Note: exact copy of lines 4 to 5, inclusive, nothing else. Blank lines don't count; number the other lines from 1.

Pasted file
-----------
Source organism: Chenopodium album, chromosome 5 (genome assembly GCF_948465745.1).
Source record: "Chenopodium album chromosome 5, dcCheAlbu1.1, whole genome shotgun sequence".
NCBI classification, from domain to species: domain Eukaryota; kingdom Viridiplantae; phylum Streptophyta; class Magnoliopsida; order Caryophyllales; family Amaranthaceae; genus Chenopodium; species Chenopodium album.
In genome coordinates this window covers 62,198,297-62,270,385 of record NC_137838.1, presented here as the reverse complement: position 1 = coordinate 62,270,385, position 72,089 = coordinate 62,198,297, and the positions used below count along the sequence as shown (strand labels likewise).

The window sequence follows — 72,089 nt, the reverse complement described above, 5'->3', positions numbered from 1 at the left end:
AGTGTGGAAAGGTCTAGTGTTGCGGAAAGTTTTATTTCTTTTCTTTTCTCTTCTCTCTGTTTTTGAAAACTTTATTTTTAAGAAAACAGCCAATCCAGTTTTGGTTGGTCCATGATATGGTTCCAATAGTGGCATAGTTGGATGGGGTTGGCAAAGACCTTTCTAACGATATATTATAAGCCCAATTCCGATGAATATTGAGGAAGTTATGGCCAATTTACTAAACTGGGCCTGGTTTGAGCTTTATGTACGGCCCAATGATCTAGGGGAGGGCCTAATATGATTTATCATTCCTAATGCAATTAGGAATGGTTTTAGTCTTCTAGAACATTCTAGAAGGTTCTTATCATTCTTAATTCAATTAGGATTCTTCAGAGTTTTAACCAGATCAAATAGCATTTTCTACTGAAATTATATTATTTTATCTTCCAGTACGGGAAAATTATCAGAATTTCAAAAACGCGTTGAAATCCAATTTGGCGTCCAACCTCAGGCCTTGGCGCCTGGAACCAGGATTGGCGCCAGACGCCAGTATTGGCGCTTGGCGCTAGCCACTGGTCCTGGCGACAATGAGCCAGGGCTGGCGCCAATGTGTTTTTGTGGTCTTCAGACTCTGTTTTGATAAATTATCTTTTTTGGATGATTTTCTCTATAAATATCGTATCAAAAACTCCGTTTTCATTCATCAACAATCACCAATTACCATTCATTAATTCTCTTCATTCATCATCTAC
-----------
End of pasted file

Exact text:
In genome coordinates this window covers 62,198,297-62,270,385 of record NC_137838.1, presented here as the reverse complement: position 1 = coordinate 62,270,385, position 72,089 = coordinate 62,198,297, and the positions used below count along the sequence as shown (strand labels likewise).

The window sequence follows — 72,089 nt, the reverse complement described above, 5'->3', positions numbered from 1 at the left end: